1965/66 SEASON REVIEW
In July City named their new management partnership. Former Arsenal and England International Joe Mercer who had previously managed Sheffield United and Aston Villa, and had previously been out of football for some time after suffering a stroke, was the new man in charge and he brought with him as coach Malcolm Allison, who had recently been sacked by Plymouth. Eric Alexander remembers in his book ‘Please May I Have My Football Back’ that Mercer was not City’s first choice, “City received calls during the Summer from the likes of Bill Shankley and Don Revie enquiring about about the job, however Albert Alexander Jr, who was chairman at the time, decided to offer the job to City legend Peter Doherty, however Peter was on holiday and could not be located and so it was eventually agreed to appoint Joe Mercer instead”.
One of the first jobs was to sell Derek Kevan, who Malcolm didn’t fancy at all due to an injury from the season before. Kevan moved to Crystal Palace.
when Joe arrrived he inherited just 21 players, a mixture of seasoned professionals and virtually untried youngsters, this was because the club had released ten players on free transfers in pre-season.
The Blues played there first pre-season friendly at home to Dundee and lost 2-1 then drew 1-1 away at Walsall, the next day Mercer made his first signing, Ralph Brand from Rangers.
City then won a friendly at Tranmere 3-2 and a few days later Mike Summerbee signed from Swindon for £35,000. Mike remembers driving up to Maine Road to sign the deal. “On the way up there I was thinking I’ll get 50 Quid a week here, by the time I got to Sale I was thinking maybe £75. But they had sent a copy of my contract up from Swindon where I was on £35. Joe Mercer said to me”.. “Right son we’re in the 2nd Division and we’re skint, you’re on 35 Quid a week at Swindon, I’ll give you 40″… I said “That’ll Do Me!”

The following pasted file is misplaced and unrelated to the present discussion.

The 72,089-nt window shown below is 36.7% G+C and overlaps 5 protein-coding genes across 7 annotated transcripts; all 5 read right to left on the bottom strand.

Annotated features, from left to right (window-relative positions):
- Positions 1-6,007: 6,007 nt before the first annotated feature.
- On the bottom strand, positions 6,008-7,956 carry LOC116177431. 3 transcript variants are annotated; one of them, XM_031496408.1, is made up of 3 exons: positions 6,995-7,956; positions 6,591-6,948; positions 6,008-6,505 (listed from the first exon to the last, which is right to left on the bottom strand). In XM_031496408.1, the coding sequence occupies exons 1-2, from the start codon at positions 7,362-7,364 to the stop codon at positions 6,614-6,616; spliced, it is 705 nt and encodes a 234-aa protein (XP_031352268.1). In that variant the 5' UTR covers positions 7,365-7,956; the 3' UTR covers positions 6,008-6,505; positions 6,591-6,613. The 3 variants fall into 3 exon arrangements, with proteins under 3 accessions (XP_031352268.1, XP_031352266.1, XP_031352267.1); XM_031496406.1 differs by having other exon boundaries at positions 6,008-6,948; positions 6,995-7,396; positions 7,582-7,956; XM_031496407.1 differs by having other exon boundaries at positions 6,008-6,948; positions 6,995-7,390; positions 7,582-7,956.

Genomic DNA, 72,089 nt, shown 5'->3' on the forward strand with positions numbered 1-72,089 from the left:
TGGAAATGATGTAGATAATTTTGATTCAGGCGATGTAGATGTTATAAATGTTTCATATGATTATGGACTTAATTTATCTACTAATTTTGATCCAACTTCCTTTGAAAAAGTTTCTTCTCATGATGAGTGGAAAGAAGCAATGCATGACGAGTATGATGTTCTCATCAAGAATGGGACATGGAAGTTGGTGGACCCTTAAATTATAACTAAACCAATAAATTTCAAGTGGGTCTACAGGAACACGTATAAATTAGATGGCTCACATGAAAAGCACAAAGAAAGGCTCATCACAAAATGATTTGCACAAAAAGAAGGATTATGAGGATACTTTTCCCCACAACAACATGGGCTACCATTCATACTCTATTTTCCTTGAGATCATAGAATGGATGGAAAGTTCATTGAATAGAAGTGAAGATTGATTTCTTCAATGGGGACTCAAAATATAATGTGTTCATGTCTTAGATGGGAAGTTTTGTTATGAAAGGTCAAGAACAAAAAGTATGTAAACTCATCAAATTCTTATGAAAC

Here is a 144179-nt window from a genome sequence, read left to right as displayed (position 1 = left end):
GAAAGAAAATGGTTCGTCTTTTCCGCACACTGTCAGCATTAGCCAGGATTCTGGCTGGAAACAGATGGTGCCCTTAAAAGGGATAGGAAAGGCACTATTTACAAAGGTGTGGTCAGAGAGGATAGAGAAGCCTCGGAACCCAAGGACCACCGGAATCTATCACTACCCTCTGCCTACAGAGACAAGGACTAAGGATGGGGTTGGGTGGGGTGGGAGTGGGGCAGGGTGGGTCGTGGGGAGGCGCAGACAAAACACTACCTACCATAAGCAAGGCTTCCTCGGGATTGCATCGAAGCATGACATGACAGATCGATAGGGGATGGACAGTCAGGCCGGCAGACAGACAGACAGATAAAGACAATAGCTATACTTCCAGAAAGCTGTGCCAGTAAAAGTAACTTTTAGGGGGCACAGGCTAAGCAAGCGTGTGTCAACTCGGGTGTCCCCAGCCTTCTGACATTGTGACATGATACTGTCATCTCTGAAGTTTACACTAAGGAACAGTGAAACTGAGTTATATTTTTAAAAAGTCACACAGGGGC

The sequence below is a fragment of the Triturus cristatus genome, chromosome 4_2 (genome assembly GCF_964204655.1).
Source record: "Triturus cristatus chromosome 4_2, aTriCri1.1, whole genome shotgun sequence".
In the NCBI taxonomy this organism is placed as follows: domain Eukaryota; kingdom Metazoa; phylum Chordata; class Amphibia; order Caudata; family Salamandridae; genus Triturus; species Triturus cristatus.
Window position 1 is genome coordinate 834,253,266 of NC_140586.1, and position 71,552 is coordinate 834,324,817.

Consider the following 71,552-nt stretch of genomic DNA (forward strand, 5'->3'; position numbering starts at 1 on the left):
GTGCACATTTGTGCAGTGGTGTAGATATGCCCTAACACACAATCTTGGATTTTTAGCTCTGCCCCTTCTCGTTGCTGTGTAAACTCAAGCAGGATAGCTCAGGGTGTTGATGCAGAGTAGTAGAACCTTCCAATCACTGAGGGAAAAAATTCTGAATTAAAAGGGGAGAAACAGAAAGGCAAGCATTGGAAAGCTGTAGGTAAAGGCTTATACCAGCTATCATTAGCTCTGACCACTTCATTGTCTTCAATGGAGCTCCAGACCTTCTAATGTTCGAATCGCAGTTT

The first game of the season was away to Middlesbrough and the Blues gained a creditable 1-1 draw. And at Maine Road Joe Mercer gained his first win as City beat Wolves 2-1.
The Blues remained unbeaten as they drew 2-2 at home to Bristol City then gained an early season double over Wolves as they beat them 4-2 at Molyneux, and then drew 3-3 with Coventry at Highfield Road.
The next match at Maine Road reached half time against Norwich with the score 1-1, however the players never returned for the second half and as the match was abandoned due to a waterlogged pitched.
Dave Bacuzzi’s short stay at Maine Road ended as he joined Reading for £5,000,
Maine Road’s waterlogged pitch was brought up to standard enough to complete the next home game, City won again beating Carlisle 2-1 a game which saw the debut of George Heslop who was a recent £20,000 buy from Everton, The Blues then made it seven games unbeaten drawing 3-3 at Norwich.
Although the Blues scored three goals at Cardiff they ended up losing their first game of the season 4-3 and so with eight games played City were 8th in Division 2, just three points behind leaders Southampton.
In the League Cup 2nd Round City saw off Leicester 3-1. Joe Mercer brought in a further player to boost his promotion hopes, he signed Stan Horne from Aston Villa who would make history as being the first black player to play for City.